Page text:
Argonne National Laboratory's Powertrain System Analysis Toolkit (PSAT) enables designers to overcome time and cost constraints for advanced vehicle design, such as hybrid and fuel cell vehicles. Because it would be impossible to build and test every different powertrain option manually, PSAT provides the modeling and simulation capabilities for automotive designers to quickly examine the multitudes of possible configurations and understand the impacts of performance and fuel economy.
"PSAT is rapidly becoming the powertrain simulation tool of choice for both the OEMs and their suppliers to select appropriate advanced technologies and bring them to market faster" stated Larry Johnson, Director of Argonne's Transportation Technology R&D Center. "The next generation of engineers will rely on PSAT as more and more universities incorporate PSAT into their curricula."
"OEM's have limited resources and research funds for new technologies. We have to pick and choose very carefully where we put our money and in what technology. In PSAT, DOE and Argonne have developed a tool that helps speed up the process and allows us to look at many different technologies much sooner than we would otherwise. We need a model that's intuitive, easy to use, and provides accurate results. PSAT gives us that." Randy Yost, Engineering Specialist, General Motors
The latest Powertrain System Analysis Toolkit (PSAT V6.1) includes many new features and improvements. These changes were driven by user feedback in industry and universities. Some of the enhancements include: the ability to implement any proprietary component models, data sets, control strategies or drive cycles through the interactive graphical user interface; simple differentiation between light duty and heavy duty vehicle simulation; enhanced component models and data components; html report of simulations and tests.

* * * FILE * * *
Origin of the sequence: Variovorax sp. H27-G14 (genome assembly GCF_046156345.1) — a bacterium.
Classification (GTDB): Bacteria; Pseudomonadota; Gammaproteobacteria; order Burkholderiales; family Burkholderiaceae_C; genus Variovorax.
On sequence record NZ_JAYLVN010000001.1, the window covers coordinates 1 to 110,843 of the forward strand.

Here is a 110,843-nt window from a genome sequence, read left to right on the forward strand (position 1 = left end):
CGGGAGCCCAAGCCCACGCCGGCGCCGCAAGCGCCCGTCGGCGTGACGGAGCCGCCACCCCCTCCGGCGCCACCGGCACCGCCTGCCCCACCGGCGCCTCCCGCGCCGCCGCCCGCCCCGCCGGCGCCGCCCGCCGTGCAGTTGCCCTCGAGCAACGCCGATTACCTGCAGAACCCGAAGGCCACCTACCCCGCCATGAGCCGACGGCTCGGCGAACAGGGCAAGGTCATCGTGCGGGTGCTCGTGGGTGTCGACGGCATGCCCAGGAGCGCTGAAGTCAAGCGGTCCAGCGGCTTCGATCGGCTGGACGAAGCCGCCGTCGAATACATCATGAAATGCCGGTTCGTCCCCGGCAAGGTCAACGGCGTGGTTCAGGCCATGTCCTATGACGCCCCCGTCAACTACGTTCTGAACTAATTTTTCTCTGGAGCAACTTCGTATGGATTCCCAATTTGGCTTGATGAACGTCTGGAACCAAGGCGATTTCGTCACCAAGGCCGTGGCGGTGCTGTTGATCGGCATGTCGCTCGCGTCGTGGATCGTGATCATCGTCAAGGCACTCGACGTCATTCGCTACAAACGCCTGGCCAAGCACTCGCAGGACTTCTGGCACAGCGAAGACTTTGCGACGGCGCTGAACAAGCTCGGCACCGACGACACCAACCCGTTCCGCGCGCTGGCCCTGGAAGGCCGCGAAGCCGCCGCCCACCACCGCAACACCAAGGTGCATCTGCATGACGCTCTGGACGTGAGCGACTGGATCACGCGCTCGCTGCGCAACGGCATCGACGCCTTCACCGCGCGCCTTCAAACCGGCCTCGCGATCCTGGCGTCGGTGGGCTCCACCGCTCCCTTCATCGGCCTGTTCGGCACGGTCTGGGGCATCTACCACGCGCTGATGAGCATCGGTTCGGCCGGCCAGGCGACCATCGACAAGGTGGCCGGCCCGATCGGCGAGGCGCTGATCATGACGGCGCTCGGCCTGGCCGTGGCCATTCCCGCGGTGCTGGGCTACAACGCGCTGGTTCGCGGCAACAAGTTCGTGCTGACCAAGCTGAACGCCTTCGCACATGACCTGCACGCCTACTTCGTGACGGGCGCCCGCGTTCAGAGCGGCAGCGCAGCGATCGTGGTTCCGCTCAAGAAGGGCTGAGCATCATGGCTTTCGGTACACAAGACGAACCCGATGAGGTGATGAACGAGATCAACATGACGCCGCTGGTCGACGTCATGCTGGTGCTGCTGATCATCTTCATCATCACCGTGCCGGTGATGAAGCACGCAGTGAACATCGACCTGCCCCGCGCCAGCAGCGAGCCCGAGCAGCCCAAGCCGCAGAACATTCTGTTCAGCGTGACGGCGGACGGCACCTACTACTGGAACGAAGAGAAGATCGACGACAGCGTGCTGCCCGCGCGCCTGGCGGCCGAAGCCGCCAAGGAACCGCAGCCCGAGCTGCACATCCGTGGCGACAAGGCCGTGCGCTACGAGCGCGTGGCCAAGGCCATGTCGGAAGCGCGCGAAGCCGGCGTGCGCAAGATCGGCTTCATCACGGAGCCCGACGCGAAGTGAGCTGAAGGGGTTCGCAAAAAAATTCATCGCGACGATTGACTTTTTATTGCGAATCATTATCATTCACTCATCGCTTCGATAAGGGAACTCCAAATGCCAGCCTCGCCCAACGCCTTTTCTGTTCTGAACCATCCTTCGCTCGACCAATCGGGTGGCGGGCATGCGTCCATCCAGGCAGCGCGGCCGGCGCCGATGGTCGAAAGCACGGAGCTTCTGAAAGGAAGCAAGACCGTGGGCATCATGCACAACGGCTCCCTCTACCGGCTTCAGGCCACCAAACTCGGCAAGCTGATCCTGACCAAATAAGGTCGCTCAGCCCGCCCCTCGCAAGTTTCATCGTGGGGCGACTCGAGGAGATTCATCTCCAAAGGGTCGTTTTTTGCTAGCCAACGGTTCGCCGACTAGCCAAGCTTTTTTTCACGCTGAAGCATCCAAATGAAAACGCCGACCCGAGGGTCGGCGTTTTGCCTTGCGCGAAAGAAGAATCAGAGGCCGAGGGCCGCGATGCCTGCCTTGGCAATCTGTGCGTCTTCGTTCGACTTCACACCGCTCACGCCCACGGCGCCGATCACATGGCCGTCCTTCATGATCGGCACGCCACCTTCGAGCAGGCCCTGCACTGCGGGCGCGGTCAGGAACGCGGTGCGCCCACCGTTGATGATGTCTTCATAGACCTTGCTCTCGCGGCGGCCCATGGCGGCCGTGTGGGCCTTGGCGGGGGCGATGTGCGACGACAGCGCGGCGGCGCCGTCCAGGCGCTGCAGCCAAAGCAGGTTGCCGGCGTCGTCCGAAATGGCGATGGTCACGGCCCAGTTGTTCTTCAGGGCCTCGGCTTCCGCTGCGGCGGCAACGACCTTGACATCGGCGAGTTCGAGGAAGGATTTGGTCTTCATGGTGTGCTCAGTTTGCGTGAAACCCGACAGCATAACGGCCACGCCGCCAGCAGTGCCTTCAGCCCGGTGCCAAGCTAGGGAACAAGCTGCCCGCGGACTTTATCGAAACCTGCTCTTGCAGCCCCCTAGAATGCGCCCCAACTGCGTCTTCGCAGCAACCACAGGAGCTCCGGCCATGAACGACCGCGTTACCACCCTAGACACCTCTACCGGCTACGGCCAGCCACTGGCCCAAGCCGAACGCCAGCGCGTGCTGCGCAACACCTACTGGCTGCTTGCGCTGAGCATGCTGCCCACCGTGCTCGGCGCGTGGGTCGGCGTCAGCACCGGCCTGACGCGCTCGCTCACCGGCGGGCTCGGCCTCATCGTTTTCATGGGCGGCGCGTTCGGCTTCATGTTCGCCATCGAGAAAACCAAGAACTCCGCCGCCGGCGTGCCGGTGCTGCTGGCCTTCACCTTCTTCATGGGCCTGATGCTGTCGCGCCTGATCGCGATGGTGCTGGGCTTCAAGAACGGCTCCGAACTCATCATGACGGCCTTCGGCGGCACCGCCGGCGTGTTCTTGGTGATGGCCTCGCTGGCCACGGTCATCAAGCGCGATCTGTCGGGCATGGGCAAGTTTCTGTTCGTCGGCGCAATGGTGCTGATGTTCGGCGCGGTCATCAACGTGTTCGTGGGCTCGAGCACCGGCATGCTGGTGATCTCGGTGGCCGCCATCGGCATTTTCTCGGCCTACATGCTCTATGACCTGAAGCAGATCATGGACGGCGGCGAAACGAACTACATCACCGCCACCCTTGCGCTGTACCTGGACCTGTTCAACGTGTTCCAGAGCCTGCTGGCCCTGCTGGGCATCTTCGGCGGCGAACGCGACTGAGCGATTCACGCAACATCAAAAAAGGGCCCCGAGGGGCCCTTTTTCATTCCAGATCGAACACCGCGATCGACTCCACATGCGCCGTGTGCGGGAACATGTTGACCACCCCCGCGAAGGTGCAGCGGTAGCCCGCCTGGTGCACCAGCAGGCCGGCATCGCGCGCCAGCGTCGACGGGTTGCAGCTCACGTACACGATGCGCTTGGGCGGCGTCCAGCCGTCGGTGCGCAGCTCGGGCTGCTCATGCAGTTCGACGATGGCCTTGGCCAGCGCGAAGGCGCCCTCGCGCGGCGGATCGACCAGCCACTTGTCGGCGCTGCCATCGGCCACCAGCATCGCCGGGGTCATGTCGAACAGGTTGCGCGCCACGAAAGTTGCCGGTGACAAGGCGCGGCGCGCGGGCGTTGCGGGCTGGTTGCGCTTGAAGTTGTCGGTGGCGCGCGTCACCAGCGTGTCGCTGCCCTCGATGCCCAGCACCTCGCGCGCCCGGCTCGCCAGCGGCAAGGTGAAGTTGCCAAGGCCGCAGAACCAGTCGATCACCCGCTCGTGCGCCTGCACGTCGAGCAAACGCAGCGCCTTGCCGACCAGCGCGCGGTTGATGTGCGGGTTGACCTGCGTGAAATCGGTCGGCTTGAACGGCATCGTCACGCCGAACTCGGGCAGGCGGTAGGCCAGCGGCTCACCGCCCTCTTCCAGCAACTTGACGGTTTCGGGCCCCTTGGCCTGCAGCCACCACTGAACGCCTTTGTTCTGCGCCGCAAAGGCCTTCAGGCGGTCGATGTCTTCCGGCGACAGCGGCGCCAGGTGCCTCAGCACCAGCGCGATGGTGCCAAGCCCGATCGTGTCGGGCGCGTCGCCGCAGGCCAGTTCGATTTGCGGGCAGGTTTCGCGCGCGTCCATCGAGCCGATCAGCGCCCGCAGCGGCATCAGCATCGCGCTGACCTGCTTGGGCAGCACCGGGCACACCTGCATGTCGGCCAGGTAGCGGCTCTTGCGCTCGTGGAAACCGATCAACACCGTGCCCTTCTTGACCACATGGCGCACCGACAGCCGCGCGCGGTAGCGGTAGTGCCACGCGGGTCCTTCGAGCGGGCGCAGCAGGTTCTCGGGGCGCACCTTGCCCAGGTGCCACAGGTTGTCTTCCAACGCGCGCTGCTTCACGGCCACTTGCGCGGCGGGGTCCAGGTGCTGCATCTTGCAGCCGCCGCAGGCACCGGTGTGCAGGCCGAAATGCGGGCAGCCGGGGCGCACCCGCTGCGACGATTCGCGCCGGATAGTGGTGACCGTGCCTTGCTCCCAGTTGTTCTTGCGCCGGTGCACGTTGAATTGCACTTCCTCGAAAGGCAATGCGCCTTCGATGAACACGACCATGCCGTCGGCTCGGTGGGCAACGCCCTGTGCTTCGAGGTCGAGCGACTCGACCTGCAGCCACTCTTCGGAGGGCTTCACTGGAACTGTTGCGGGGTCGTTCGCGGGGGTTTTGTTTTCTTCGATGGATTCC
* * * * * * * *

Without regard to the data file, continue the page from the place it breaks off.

"PSAT is a unique forward looking model which realistically simulates fuel economy and performance of advanced vehicles" said Don Hillebrand, Director of Argonne's Center for Transportation Research. "This comprehensive model accounts for transient behavior and control system characteristics from the driver to the wheels."
Aymeric Rousseau, PSAT team lead at Argonne stated, "PSAT can simulate an unrivaled number of pre-defined vehicle configurations including: conventional, electric, fuel cell, series hybrid, parallel hybrid, and power split hybrid and offers a wide range of analysis tools to facilitate the understanding of complex power trains."
Sponsored by the Department of Energy (DOE), development of PSAT began in 1995 as a collaborative effort with USCAR partners, Ford, General Motors, and DaimlerChrysler in response to the need for a common advanced powertrain modeling software that could realistically simulate fuel economy and performance. The software was initially released in 2003 and was recognized as an R&D 100 award winner in 2004. PSAT is currently used by more than 300 researchers worldwide in more than 60 companies and universities. It has been selected by DOE as its' primary vehicle simulation tool to support its FreedomCAR and Fuel Partnership Program and to provide guidance future research orientation.
The nation's first national laboratory, Argonne National Laboratory conducts basic and applied scientific research across a wide spectrum of disciplines, ranging from high-energy physics to climatology and biotechnology. Since 1990, Argonne has worked with more than 600 companies and numerous federal agencies and other organizations to help advance America's scientific leadership and prepare the nation for the future. Argonne is managed by UChicago Argonne, LLC for the U.S. Department of Energy's Office of Science.
Last reviewed: By John M. Grohol, Psy.D. on 21 Feb 2009
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